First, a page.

We've been taught that vengeance is bad. The lesson of every tale of revenge, be it written or shown, is that it comes at too high a price. We keep seeing that if you're not careful, vengeance could destroy you, the world around you or the people you care about. Many times, it's all of those things. Everyone from Edmond Dantès to Hamlet to Maximus has had to figure this out.
God of War III eventually makes this point, but not before squeezing out every possible drop of rage-filled joy with its bare hands. It's about utopian payback, where all rights are wronged, and where anyone who stands — or perhaps ever stood — in your way is met with feral contempt and force. Vengeance indeed might be bad, but that doesn't mean it can't be fun, and God of War III is some of most ridiculous fun one can have en route to the end, consequences be damned.
Leading the charge is Kratos, the series' lead character who's always struck me as a mix of Spawn, He-Man and "Stone Cold" Steve Austin. He is the engine who powers the experience, and a character who satisfies a lot of our most base, aggressive urges — one of them being the need to fearlessly fight back against the establishment with extreme prejudice. This third installment has been painted as the end of a fight that started years ago when Kratos exploded onto the scene as a god-killing Spartan warrior. He killed Aries, the god of war in the first game, and then helped rekindle the feud between the Titans and Mount Olympus in the second chapter.
Now Kratos makes his PS3 debut on the back of the Titan Gaia, who is scaling Mount Olympus while her other brethren fight off the forces of the gods, as well as some of the gods themselves. This is where the game begins, wasting no time in baring its visual splendor to the player and setting the tone for the Kratos' ride through Greek lore. The game is a gift to the eyes.
Like its predecessor, God of War III throws you right into the chaos of battle. The last game pit Kratos against the Colossus of Rhodes, whose massive fists would crash through the walls. This time, Kratos' first task is to face Poseidon, the god of the sea, who is accompanied by his entourage of horse-headed sea serpents. The game shows visual reverence to the magnificence of the gods, their power, and everything surrounding them. Poseidon, even as the first boss, would probably have made the cut as a final boss in any other game on looks alone. His "battle form" is that of a giant being of water, glistening and churning as he tries to spike Kratos with his building-sized trident. Up close, Kratos himself is a sight to behold, as you can practically see his muscles working as he yanks out the eyeball of a Cyclops. His facial expressions were spot-on, showing the visage of one whose fearlessness is drenched in single-minded bloodlust. Watch for some of the sneers he tosses at certain people he meets — they're almost empowering.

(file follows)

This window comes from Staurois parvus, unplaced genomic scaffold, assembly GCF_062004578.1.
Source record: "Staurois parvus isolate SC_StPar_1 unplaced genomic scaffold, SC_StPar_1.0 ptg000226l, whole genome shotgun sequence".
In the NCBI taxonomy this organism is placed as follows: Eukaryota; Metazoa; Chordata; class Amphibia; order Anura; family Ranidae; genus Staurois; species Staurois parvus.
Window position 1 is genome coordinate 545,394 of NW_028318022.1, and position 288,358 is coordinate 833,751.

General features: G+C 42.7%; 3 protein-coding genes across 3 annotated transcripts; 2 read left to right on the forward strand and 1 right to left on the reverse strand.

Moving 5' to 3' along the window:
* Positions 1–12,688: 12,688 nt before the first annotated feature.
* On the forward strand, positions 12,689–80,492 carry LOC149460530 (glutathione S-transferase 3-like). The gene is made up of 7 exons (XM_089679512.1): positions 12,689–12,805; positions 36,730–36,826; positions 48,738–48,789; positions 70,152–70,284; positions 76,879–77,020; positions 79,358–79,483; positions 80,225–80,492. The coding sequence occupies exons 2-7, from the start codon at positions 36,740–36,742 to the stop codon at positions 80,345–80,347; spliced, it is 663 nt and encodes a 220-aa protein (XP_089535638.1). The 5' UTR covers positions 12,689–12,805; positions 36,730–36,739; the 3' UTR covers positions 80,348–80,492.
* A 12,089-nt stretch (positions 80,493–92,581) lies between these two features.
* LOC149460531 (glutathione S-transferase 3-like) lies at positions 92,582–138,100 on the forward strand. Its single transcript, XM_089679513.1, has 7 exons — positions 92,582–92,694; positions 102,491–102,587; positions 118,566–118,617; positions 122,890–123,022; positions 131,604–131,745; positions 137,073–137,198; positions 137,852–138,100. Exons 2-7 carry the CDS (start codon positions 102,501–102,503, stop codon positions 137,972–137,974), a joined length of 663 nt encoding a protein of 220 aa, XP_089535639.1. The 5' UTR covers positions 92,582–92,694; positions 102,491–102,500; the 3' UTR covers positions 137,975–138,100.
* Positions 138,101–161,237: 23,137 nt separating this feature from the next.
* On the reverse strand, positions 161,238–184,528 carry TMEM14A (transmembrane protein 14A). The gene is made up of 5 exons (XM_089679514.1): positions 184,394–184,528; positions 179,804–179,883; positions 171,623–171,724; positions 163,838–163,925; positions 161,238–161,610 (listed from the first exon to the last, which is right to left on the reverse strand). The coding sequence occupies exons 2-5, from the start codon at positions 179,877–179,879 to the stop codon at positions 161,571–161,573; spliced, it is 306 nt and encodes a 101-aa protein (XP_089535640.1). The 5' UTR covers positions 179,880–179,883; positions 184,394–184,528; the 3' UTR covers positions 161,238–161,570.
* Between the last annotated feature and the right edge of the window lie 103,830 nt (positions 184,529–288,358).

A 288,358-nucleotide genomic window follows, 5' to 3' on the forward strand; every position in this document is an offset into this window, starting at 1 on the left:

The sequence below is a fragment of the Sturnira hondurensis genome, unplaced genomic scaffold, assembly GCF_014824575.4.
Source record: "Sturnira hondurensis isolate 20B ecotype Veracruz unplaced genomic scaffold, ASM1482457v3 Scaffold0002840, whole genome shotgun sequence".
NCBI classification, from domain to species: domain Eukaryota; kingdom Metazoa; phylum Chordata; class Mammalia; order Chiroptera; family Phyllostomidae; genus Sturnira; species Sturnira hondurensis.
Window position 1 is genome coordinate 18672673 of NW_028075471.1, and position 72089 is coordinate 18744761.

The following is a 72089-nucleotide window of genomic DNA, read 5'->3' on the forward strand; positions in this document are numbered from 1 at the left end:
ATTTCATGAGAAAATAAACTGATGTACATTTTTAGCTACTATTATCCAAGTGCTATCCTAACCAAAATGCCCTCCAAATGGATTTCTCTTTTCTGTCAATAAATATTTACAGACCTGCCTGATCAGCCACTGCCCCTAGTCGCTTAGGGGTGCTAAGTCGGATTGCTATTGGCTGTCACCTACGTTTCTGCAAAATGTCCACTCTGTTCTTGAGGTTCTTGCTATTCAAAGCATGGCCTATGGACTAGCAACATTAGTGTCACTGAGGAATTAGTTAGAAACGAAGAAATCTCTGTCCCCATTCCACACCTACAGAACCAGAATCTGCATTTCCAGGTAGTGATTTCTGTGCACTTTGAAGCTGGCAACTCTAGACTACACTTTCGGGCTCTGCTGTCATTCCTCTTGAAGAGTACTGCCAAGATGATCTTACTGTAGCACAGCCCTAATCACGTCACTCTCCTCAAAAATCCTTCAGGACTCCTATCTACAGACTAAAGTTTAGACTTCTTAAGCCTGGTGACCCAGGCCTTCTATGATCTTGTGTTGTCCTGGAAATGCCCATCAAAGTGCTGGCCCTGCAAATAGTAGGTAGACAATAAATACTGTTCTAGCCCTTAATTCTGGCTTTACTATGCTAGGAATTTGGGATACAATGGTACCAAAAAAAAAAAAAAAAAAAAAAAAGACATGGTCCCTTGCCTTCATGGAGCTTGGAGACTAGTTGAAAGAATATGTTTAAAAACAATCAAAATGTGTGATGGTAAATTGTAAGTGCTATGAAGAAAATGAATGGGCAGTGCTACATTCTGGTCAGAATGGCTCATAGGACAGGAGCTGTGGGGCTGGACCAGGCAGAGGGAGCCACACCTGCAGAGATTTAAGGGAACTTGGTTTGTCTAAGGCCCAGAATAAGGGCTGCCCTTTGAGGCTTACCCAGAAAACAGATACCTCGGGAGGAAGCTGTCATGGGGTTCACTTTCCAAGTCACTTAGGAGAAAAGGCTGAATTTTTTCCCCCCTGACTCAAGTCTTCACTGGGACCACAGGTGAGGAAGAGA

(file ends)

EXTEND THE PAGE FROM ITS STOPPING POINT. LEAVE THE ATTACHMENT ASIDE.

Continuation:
Even more stunning was how the game addresses the concept of scale, especially when it comes to the Titans, who have been built like living levels. Gaia's just a taste, as Kratos does battle on her back, her arm and even inside her, next to her beating heart. Instead of simply having the ground vibrate every once in a while to simulate movement, I enjoyed how the angle of play was constantly changing. The earliest example of this was on Gaia's arm, where Kratos has to fight off one of Poseidon's serpents. The camera zooms out to show how small Kratos really is along with what Gaia is doing. The battle angle changes from simply being relatively flat to suddenly upside-down, as Gaia loses her grip on the mountain. This forces Kratos to hang from the "ceiling," so to speak. Eventually, he also has to climb his way up as Gaia regains her grip.
Of course, this isn't the only example of Titan-style level design in the game. Kratos eventually has to do battle with another Titan in a sequence that reminded me a little of Shadow of the Colossus. It's a truly epic throwdown that melds fighting, climbing and some timing exercises. I won't spoil any more, but it remains one of the most memorable parts of the game.
The intriguing design extends far beyond the Titans. Kratos' journey takes him everywhere from the depths of Hades to Hera's garden, the forge of Hephaestus and even the Daedalus-constructed Labyrinth. Like the previous games, each area seems to have its own visual soul, and the PS3's considerable power only augments it with brilliant examples of detail and animation, such as the towering Hephaestus (the blacksmith god) working in the background of the forge, forced to curl up in a smaller space, courtesy of Zeus. The Labyrinth, with its assortment of condo-sized cubes, chains and whirring machinery, would have reminded me of "Hellraiser," were it not for the nice mahogany finish on the cubes' wooden walls.